August Market Review
Shortly after the end of each month, our Chief Investment Strategist David Klassen provides highlights of the market and our funds’ performance. Following is a summarized review of August —
- Global equity markets experienced their worst month of performance since May, 2012. The S&P 500, which tracks domestic large cap stocks, briefly entered correction territory, (down 10% from its peak) for the first time since 2011, and ended the month of August down 6.03%, and down 2.88% year-to-date (YTD). The Russell 2000 Index, which tracks domestic small cap stocks, was down 6.28% in August and is down 2.97% YTD.
- The international developed equity index (MSCI EAFE) was down 7.36% in August and is down 0.21% YTD. The emerging markets index (MSCI EM) was the worst performing international index, down 9.04% in August and down 12.85% YTD. China, specifically, experienced steep declines for the second consecutive month.
- The Japanese Index (Nikkei 225) was down 8.23% in August, but is up 8.25% YTD.
- In August, the 30-year bond yield increased 5bps to 2.96%, the 10-year increased 4bps to 2.22%, while the 5-year increased by 2bps to 1.55%. Bond yields move opposite prices, so treasury prices generally decreased. The Federal Reserve again left the overnight lending rate unchanged at 0-0.25%.
- Corporate bond prices decreased in August, with the Barclays Aggregate Index down 0.14% for August, but up 0.45% YTD. The Credit Suisse Leveraged Loans Index (bank loans) was down 0.65% for August, but still up 2.28% YTD.
Economic & Geopolitical Headlines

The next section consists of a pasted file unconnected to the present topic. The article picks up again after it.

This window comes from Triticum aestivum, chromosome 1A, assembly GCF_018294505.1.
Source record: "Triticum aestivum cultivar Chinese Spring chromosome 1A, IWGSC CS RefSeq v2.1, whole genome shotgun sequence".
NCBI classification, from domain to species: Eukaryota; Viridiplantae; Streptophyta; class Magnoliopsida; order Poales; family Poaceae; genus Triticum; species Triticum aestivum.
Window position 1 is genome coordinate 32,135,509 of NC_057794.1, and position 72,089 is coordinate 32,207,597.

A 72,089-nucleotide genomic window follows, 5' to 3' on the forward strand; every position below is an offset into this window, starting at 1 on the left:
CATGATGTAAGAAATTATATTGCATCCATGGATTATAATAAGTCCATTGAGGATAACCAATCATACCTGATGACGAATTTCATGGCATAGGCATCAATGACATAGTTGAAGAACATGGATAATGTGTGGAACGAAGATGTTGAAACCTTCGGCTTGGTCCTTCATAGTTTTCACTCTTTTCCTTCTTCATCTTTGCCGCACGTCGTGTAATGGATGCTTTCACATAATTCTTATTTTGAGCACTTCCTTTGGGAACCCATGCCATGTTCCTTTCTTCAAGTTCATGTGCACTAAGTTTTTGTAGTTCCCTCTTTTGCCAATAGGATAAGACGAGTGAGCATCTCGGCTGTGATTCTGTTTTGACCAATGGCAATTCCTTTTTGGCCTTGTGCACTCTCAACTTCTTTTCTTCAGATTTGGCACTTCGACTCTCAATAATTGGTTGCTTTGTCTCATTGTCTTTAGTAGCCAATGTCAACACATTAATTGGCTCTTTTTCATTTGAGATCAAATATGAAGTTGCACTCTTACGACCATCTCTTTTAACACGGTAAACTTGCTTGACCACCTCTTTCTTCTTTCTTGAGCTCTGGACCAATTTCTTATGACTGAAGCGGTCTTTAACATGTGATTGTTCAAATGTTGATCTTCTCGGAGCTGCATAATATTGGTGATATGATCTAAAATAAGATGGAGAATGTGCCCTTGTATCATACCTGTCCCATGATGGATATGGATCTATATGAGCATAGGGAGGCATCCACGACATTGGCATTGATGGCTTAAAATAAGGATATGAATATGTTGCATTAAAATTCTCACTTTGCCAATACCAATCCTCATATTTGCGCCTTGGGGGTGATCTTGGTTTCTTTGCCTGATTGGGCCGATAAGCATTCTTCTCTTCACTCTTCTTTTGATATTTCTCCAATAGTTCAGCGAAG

- The US economy, measured by real gross domestic product (GDP), increased at an annual rate of 3.7% in the second quarter of 2015, according to “second” estimates released by the Bureau of Economic Analysis. This release shows that the US economy is growing at a pace that appears strong relative to most international economies. This increase follows a revised, higher, annual growth rate of 0.6% for the first quarter of 2015.
- The Federal Reserve continues to state that they are monitoring wages and the tightening of the labor market as signals to indicate a raise in short-term interest rates is appropriate. Federal officials indicated that rates could be moved as early as September. However, equity market volatility and losses have many participants doubting that the Fed will raise rates in the near-term.
- Economic activity in the manufacturing sector saw a second month of slower growth while remaining in expansion, with a reading of 51.1 in August according to the Institute for Supply Management (ISM) versus 52.7 in July, a decrease of 1.6 percentage points. A reading above 50 is considered economic expansion.
- US job growth continues to increase. The Labor Department reported total nonfarm payroll employment increased 173,000 in August. The unemployment rate and the number of unemployed persons edged down to 5.1 percent and 8.0 million respectively. June job gains were revised from +231,000 to +245,000, and the change for July was revised from +215,000 to +245,000 respectively. With these revisions, employment gains in June and July combined were 44,000 higher than previously reported.